SAS Flight Delay Compensation
How to claim compensation for a SAS flight delay?
Have you experienced a delay or cancellation on a SAS flight? According to EU Regulation 261/04, you may be entitled to compensation of up to €600 from the airline. The Regulation is meant to protect air passengers from disruptions to their travel plans. However, due to the procedural and administrative complexities, it could be very difficult to enforce your right to claim SAS flight delay compensation.
SkyRefund’s mission is to protect air passengers’ rights and to help them receive their flight delay compensation without any hassle or risk. With our compensation calculator, you can easily check if your flight is eligible for compensation and the amount you are entitled to. You only need to submit your flight number and date of travel. That’s it.
Our legal professionals will take it from there and will ensure that you receive what is legally yours. What is more, we work on a “No Win, No Fee” basis so we don’t get paid unless you get paid.
How much compensation are you entitled to for your SAS delay?
If you have experienced a delayed, cancelled or overbooked flight, you could have the right to compensation. Depending on the length of your journey and the duration of your disruption you can submit a SAS flight delay compensation form for up to:
|€ 250||€ 400||€ 600|
|Less than 1500 km||Between 1500 & 3500 km||More than 3500 km|
When can you claim flight delay or cancellation compensation?
Passengers are entitled to compensation for their delayed or cancelled flights in the following cases:
SAS flight delay
There are two important considerations in order to be able to claim compensation for a SAS delay.
First of all, your flight needs to have been heavily delayed. Heavy delays are those that arrived at their final destination with a delay of over 3 hours.
Please note that a prolonged delay before your departure would not automatically entitle you to a SAS delay refund. In some cases, the flight crew can make up for some of the delay during the flight and arrive with a delay shorter than 3 hours.
Secondly, your flight delay should not be the result of any extraordinary circumstances. The most common cases of extraordinary circumstances include:
- Bad weather conditions (for example low visibility, strong headwinds)
- Air traffic control restrictions
- Bird strikes
- Union and airport strikes
In general, any circumstance that is not preventable by the airline and that results in a delay or flight cancellation can be considered extraordinary.
SAS Cancelled Flight Compensation
If SAS cancelled your flight, your right to compensation will be determined by the time frame in which the airline informed you of the cancellation.
If you were notified of the cancellation between 7 and 14 days before the departure of your flight and your alternate flight reached its final destination more than 4 hours behind schedule, you can claim SAS flight compensation.
If the airline informed you of the cancellation less than 7 days before departure, you need to have reached your final destination with an overall delay of over 2 hours in order to be eligible for a refund.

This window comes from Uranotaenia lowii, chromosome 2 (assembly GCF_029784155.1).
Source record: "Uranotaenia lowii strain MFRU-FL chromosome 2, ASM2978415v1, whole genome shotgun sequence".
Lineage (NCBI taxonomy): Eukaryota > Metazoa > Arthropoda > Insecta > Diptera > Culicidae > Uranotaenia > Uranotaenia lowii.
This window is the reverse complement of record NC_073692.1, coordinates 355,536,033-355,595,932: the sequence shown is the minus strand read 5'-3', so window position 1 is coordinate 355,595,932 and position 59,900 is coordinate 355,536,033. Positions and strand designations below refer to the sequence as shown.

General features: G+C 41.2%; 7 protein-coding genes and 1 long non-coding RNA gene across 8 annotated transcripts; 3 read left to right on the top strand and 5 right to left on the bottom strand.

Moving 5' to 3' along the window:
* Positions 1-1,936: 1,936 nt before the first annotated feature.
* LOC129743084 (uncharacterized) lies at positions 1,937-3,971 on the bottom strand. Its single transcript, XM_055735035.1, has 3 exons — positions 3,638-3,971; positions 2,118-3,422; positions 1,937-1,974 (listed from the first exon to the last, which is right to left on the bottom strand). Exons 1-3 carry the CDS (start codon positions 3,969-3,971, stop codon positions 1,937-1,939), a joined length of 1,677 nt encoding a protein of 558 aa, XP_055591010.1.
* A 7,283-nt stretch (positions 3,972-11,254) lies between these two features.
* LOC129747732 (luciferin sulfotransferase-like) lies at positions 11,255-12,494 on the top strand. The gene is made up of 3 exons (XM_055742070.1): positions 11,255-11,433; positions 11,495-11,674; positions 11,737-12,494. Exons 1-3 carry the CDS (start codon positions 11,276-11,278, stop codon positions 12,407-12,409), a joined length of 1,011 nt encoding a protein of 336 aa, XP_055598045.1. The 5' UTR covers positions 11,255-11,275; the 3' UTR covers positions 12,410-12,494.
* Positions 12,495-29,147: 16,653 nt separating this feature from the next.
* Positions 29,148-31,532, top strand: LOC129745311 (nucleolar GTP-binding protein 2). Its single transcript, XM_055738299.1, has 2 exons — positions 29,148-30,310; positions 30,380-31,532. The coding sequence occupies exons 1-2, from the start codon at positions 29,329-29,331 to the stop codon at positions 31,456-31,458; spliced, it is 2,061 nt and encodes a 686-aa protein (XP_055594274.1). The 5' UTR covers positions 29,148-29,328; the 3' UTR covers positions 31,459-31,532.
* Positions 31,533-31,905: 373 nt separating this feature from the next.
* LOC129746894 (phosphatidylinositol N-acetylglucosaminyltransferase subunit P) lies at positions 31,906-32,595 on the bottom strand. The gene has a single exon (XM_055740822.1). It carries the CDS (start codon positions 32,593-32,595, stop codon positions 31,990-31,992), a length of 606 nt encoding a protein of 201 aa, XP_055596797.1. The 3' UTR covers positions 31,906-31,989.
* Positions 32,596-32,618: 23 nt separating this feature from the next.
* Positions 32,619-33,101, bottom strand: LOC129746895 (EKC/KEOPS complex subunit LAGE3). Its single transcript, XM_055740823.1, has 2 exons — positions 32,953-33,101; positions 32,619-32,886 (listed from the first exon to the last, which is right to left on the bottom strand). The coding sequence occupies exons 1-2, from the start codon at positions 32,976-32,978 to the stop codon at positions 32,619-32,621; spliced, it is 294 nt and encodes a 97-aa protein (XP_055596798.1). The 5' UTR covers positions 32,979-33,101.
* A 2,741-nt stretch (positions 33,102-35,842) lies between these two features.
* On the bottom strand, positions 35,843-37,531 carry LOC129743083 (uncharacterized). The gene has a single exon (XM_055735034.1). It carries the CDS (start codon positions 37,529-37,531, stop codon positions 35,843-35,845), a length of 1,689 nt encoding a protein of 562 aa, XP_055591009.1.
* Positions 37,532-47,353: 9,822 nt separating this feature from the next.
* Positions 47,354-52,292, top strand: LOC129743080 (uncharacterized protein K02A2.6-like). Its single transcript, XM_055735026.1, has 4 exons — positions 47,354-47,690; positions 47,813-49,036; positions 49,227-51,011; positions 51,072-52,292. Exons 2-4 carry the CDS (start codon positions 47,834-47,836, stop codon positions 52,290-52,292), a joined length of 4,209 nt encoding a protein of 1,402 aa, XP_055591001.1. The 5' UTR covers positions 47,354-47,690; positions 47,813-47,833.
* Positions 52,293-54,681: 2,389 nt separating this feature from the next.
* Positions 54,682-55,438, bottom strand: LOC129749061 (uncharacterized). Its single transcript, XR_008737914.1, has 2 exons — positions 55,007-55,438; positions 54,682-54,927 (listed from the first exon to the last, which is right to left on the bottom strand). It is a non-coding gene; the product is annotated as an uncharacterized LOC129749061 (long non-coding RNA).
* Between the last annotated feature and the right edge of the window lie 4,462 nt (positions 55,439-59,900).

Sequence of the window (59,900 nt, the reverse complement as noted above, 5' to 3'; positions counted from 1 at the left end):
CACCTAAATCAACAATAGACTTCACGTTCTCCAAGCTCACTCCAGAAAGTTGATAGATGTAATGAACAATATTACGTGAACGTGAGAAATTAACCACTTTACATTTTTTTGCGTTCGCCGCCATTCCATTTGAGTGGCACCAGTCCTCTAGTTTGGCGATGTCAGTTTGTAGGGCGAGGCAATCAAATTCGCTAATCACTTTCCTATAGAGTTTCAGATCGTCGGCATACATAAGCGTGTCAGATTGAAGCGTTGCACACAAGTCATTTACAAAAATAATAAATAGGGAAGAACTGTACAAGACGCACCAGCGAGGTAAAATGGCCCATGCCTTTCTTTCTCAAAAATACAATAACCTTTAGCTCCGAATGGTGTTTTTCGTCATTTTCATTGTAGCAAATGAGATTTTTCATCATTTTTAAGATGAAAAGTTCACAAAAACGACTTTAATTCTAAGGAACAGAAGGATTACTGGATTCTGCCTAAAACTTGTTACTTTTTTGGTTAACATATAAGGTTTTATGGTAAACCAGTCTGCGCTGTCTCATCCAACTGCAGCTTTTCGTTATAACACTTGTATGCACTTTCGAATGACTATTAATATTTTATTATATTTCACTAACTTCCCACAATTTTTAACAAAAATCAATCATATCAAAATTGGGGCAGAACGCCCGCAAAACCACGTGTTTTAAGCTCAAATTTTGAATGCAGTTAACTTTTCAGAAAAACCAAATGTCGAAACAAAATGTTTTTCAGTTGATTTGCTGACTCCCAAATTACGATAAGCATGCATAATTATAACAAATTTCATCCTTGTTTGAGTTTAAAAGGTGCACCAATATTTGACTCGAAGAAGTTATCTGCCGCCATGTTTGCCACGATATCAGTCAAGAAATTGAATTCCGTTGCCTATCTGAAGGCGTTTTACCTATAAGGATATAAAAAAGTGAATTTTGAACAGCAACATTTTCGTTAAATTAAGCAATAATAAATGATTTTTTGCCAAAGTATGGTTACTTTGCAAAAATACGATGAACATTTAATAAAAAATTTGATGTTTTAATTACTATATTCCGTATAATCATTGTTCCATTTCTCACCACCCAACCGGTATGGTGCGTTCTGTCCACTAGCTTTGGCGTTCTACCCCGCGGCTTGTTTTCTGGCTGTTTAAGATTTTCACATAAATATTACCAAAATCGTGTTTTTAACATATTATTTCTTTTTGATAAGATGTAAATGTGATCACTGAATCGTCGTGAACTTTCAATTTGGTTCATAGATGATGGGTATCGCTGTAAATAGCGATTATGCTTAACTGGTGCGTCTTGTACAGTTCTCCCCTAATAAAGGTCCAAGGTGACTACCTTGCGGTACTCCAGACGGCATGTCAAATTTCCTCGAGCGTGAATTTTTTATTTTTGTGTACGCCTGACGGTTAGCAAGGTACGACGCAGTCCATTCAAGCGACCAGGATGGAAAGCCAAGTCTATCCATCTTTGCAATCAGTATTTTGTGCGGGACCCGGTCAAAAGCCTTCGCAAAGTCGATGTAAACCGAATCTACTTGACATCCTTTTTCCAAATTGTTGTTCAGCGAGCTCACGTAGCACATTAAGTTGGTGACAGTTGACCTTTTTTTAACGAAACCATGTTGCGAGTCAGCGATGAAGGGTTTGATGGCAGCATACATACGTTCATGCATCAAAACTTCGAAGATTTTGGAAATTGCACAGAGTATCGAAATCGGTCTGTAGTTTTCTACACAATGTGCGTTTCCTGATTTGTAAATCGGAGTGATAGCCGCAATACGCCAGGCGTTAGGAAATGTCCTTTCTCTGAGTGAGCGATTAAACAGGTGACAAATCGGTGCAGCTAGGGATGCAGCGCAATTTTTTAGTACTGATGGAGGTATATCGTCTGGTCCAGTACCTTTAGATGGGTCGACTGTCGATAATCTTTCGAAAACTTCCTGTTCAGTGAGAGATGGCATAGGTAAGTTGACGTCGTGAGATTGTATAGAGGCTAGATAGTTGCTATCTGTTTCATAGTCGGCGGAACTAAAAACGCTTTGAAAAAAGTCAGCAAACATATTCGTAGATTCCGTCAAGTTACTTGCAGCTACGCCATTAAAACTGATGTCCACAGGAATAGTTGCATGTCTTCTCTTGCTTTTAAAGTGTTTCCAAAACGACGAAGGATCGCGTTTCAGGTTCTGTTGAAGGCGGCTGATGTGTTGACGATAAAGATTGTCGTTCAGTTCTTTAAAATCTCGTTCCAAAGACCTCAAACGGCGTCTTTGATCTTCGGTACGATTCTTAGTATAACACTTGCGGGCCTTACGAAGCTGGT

As with SAS flight delays, claiming compensation also depends on the presence of extraordinary circumstances. For example, if your flight was cancelled due to bad weather your passenger rights do not entitle you to compensation.
But remember: whatever the reasons for your cancelled flight, SAS Scandinavian Airlines should offer you a choice between a full refund of the ticket cost and an alternate flight to your final destination.
If SAS denied you boarding, you can choose between the following:
- A full ticket refund and a return flight to your starting point of departure (in the case of connecting flights)
- An alternate flight to your final destination
In addition, as with delays and cancellations, you can claim compensation from SAS for denied boarding.
Scandinavian Airlines System, commonly referred to as SAS, is the flag carrier of Sweden, Norway and Denmark. The airline’s main hubs are Copenhagen Airport (CPH), Oslo Airport (OSL) and Stockholm Arlanda Airport (ARN). SAS is a founding member of Star Alliance.
SAS was formed in 1946 and in 1954 it became the first airline to successfully complete a transpolar route from Copenhagen to Los Angeles (making use of two stops along the way). Soon after, SAS began transpolar flights to Tokyo via Anchorage, Alaska and the pioneering nature of these flights resulted in a publicity windfall for the airline. Since then SAS has become a leader in airline innovation and the company introduced the first airline to offer in-flight entertainment and in 1969— the first one to employ a female pilot. More recently, they have introduced sustained efforts to decrease their carbon footprint.
Today SAS is the largest airline in Scandinavia. In 2017 it served more than 28 million passengers.
The leading airline review website Skytrax has assigned SAS an aggregate rating of 5/10 based on the airline’s overall comfort and value for money.
While SAS has a reputation for punctuality, nearly 30% of all SAS flights experience a delay and the average delay duration is 39 minutes according to flight data provider FlightStats.
Luggage and Fare Information
SAS offers four different fare plans for your trip. The Go Light allows bringing a piece of hand luggage with you to the cabin but no checked-in bags. If you choose SAS Go instead you could check-in one piece of luggage that weighs no more than 23 kg. SAS Plus offers you to check-in two pieces of luggage and with SAS Business on a flight to or from the USA or Asia, you could bring two suitcases of up to 32kg.